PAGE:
The Browser
Cecily Cecily

Writing Worth Reading

China’s iPhone Killer

Xiaomi makes the best Android phones bar none. The customised Android operating system is faster than the original and updated every week. The physical phones are as well-engineered as Apple’s. If you haven’t heard of Xiaomi, that’s because they don’t even try to sell in America. They’ve got a huge market in China; and no danger there of a slew of lawsuits from Apple for borrowing the iPhone’s look and feel (6,500 words)

A Brief History Of USB

There’s a new type of USB plug coming up: the C, intended to replace both the A (the common letterbox shape) and the B (the squarer plug used for printers). The USB has real staying power; even Apple’s attempt to replace it with the proprietary FireWire connector failed; the Thunderbolt, backed by Intel, is doing OK at the high end. But the real challenge to the USB will come from wireless protocols, not other wires (1,800 words)

Smartwatches Make Google Glass Obsolete

“Google Glass is obsolete. Android Wear on a smartwatch does nearly everything Glass can do and then some, and it comes in a package that is significantly more ergonomic, convenient, cheap, and socially acceptable. Android Wear has almost all the positives of Google Glass and none of the negatives. You aren’t pointing a camera at people 24/7. You can normally go about your day while wearing a smartwatch” (1,790 words)

Bitcoin Miner Gains Network Control

GHash, which bills itself as the “#1 Crypto & Bitcoin Mining Pool”, has demonstrated its capacity to control 51 percent of Bitcoin’s total cryptographic hashing output for spans 12 hours at a time. There is no sign GHash has abused the power, but in principle a miner with 51% control can block, delay and falsify transactions. Bitcoin’s model of decentralised security has been fatally compromised (1,017 words)

How Amazon Patented White-Background Photography

“I was not in the room with the engineers, the patent attorneys, or the patent examiner; I don’t know them and have no relationship with them. But I do have the public record of the documents filed with the Patent Office, the audit trails of the searches conducted by the examiner, and the correspondence between the examiner and the patent attorneys. This allows me to reconstruct the story of the patent” (3,580 words)

Can Any Coding Language Top A 1950s Behemoth?

Fortran remains the dominant language of technical computing 60 years after its introduction. “When Fortran was created, our ancestors were required to enter their programs by punching holes in cardboard rectangles.” How has it survived and thrived while every else has changed? By being fast and adaptive, borrowing cleverly from other languages. It does have challengers, though: Clojure, Haskell, Julia (5,000 words)

Everything Google Is Working On This Year

Google tends to signal its areas of interest and its new projects pretty clearly, by announcements and acquisitions. This year’s priorities include: A big push further into gaming via Google Play; getting more of the developing world online, by building out new infrastructure; cheaper phones; home automation; healthcare and fitness; robots; turning self-driving cars into robo-taxis — Uber without the drivers (5,000 words)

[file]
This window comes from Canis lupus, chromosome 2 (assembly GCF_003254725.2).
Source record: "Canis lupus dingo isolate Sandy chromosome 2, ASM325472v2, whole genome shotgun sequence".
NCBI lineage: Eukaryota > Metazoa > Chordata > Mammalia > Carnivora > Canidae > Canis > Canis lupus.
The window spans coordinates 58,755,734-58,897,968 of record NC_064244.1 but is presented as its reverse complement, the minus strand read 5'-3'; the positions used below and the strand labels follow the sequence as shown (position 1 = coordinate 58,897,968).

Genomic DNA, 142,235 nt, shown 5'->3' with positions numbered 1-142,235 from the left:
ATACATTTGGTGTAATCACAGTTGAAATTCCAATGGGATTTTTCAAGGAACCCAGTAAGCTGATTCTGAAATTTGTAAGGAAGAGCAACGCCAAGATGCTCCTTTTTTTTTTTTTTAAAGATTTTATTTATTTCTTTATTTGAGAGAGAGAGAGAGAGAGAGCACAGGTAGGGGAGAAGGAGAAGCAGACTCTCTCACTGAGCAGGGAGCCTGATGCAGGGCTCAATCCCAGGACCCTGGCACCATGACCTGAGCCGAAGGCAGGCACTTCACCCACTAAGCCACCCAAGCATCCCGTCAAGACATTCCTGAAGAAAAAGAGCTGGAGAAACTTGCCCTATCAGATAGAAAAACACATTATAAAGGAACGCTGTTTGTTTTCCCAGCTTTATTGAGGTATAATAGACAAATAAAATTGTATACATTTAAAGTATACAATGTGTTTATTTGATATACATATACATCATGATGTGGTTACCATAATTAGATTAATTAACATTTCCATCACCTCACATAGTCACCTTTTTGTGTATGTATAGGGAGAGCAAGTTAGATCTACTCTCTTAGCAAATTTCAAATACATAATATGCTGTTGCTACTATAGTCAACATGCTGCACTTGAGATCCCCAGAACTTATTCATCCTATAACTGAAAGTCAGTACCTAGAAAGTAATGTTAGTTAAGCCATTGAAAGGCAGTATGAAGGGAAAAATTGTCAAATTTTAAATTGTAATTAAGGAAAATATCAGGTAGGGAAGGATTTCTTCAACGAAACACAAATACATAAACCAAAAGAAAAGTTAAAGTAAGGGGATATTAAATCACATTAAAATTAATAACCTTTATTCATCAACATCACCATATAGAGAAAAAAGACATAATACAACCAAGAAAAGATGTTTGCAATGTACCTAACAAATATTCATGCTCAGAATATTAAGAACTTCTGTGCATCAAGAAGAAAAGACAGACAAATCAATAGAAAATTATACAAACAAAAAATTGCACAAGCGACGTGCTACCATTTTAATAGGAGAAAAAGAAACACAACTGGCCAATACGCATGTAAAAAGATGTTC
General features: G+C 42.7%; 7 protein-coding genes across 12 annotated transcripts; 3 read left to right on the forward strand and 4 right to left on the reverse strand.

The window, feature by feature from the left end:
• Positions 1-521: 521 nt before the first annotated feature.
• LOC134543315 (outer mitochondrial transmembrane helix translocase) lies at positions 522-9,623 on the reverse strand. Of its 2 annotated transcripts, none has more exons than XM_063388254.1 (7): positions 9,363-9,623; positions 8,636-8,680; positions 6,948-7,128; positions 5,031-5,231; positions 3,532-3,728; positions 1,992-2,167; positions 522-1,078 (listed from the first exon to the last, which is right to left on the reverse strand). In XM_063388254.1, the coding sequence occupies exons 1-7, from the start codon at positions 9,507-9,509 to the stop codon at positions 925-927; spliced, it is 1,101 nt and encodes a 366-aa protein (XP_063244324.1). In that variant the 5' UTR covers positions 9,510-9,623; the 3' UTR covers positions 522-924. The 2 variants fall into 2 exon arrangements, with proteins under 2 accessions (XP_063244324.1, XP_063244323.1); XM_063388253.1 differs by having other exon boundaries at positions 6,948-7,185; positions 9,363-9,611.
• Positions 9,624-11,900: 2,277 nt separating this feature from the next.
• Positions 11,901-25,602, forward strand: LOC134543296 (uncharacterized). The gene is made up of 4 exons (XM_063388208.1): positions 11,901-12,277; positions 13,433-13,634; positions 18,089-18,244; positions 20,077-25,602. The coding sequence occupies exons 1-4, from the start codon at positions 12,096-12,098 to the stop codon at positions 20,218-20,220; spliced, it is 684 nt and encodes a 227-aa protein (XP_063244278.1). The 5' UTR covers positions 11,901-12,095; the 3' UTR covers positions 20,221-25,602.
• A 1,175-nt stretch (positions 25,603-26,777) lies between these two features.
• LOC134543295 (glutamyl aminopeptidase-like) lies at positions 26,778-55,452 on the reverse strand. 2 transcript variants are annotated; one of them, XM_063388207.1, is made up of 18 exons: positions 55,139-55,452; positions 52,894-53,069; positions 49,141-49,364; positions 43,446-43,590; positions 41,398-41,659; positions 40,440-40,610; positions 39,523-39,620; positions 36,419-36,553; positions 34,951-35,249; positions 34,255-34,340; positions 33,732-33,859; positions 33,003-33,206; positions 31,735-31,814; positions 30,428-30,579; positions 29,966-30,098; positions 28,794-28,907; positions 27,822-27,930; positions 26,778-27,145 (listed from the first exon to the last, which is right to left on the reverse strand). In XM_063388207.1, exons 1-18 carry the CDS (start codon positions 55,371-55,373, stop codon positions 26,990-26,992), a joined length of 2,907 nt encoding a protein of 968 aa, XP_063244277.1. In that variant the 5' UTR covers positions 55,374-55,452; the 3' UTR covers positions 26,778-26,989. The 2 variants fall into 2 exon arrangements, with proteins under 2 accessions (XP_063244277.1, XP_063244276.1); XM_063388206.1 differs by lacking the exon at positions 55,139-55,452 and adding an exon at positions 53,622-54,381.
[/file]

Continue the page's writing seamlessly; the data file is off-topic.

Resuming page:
Unforkable Android

Should Microsoft fork Android to replace its languishing Windows Phone OS? No. You can understand the temptation: Android is a proven mobile platform with a huge market. By using the Google-built Android core with a proprietary layer of services on top in place of Google Play, Microsoft might hope to grab mobile market share without ceding too much to Google. But Google has seen this one coming (2,240 words)

The Internet Of Things: Disaster Awaits

About all those fridges, doors, TVs etc. connected to the Internet. It’s great fun initially, but what about later? Manufacturers will shift focus to new models, leaving old models without software and security updates, as now with mobile phones; and the software probably wasn’t that robust in the first place. Unless you want to change your fridge every two years, prepare for a house full of appliances that work for somebody else (1,720 words)

Back Doors: A Technical Primer

“This is a technical primer that explains what a backdoor is, and how easy it can be to create your own. A backdoor is an intentional flaw in a cryptographic algorithm or implementation that allows an individual to bypass the security mechanisms the system was designed to enforce. If you design a random number generator that allows you to predict the output and convince someone to use it, you can break their system” (2,670 words)

Head-To-Head: PS4 vs. Xbox One

Which should you buy? “It’s a tougher call than it has been for a while. From a purely hardware-focused perspective, the PS4 provides similar-to-slightly-better power for $100 less. Why you still might want to consider the Xbox One is the games. The Xbox One’s lineup of exclusives is better at the moment, and the forecast for big-name only-on-Xbox experiences looks better in the medium term as well” (2,500 words)